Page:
Saturday, April 18, 2015

Politics and Religion

Fernando Botero

Don't mix.

One or two priests online seem to be getting really political - really, really political.  Kind of like a smear campaign in one case.  While the stuff may be true, I'm not sure it's all that appropriate.  For a priest, I mean.

I think Fr. Corapi got rather political towards the end of his religious career too.


  1. What ever happened to him? Corapi, I mean.

    Technically, the IRS prohibition is on statements made from the pulpit advocating for particular candidates. Blogging is a bit different but a priests true mission is to save souls. Preaching the Gospel seems a better means of achieving that goal than engaging in politics. Maybe I missed the part of the Bible where Jesus spoke against Pontius Pilates campaign?

    1. I just think Corapi returned to private life.

      The priest I'm referring to in this post writes a lot of stuff - which is good because he's a writer and has a family to support - nothing wrong with that. He will be part of a seminar headed by Cardinal O'Malley on understanding the pontificate of Pope Francis. The political jib-jabs seems to me to compromise his credibility. Just like Fr. Z when he goes after politician nuns.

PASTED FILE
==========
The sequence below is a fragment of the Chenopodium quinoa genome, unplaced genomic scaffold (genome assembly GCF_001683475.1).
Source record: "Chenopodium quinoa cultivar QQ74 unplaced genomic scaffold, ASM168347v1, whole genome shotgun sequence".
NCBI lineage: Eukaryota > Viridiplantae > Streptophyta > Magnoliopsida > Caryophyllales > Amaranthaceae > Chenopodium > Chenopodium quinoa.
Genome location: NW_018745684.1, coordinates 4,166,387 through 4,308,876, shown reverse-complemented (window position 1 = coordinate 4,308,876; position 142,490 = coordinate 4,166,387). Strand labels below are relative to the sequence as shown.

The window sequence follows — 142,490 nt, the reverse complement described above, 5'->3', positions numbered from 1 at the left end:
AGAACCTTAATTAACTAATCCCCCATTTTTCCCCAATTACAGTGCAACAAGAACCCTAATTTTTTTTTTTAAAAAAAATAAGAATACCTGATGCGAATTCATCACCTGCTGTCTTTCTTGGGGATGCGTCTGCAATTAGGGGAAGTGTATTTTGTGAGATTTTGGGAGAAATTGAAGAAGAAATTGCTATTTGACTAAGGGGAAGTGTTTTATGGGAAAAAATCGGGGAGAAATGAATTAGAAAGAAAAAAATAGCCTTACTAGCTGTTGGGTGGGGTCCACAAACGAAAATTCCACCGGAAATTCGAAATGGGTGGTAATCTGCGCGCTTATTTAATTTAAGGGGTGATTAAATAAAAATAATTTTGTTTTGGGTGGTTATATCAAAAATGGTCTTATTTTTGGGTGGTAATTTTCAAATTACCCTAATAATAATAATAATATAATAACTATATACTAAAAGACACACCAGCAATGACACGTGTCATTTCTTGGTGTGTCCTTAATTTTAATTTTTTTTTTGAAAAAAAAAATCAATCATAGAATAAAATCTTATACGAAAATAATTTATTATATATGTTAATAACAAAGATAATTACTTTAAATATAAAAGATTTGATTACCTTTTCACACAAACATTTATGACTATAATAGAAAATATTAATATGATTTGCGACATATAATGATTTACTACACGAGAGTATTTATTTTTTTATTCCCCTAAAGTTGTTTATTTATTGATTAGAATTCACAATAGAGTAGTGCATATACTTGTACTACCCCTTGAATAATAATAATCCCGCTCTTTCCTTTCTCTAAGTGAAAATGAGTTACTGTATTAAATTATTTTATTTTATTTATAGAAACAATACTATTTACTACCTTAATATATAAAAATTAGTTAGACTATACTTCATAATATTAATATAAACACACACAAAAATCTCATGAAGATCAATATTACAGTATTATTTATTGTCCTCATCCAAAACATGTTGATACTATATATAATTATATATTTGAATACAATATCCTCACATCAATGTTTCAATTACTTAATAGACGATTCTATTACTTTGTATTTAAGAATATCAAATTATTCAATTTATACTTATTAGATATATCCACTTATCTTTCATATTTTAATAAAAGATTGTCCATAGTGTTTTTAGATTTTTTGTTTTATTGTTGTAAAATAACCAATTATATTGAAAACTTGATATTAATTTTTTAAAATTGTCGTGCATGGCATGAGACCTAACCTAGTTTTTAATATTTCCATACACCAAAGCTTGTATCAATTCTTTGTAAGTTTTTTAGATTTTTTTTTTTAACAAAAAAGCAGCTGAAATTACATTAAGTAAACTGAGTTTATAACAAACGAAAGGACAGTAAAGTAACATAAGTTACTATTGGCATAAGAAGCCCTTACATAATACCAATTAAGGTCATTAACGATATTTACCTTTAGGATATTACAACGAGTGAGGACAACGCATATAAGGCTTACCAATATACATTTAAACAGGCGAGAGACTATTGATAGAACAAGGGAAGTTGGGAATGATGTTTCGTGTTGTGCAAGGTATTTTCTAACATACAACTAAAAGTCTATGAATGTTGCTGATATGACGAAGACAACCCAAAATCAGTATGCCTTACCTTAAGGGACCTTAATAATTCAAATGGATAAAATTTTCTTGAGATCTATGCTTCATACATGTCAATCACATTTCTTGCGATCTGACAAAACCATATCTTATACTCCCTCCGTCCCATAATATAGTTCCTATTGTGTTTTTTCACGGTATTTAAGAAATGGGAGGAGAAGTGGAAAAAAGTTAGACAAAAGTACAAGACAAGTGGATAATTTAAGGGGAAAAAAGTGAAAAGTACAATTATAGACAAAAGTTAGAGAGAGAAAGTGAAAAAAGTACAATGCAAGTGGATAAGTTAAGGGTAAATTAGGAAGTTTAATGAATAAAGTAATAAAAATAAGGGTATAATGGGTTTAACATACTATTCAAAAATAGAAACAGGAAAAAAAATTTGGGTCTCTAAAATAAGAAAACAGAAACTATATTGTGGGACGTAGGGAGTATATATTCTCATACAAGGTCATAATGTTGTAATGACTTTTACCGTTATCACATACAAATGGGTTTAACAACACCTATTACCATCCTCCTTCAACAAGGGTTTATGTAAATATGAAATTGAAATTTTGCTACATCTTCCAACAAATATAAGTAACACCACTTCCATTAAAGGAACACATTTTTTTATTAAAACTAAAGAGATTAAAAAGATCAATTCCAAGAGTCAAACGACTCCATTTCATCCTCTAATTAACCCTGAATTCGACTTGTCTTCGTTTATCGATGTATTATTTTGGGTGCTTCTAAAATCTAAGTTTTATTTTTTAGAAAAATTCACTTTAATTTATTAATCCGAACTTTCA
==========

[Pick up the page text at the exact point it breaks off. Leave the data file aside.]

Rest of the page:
The huge mistake is giving the impression that being Catholic is a political act - that to be Catholic one has to be a member of the right political party. The Church is not a political institution. The Pope is not head of a political party, he's not the leader of an ideology. You know what I'm trying to say.

  2. To be Catholic one must follow church teaching. Priests are better off preaching on morality than getting blogged down in politics.


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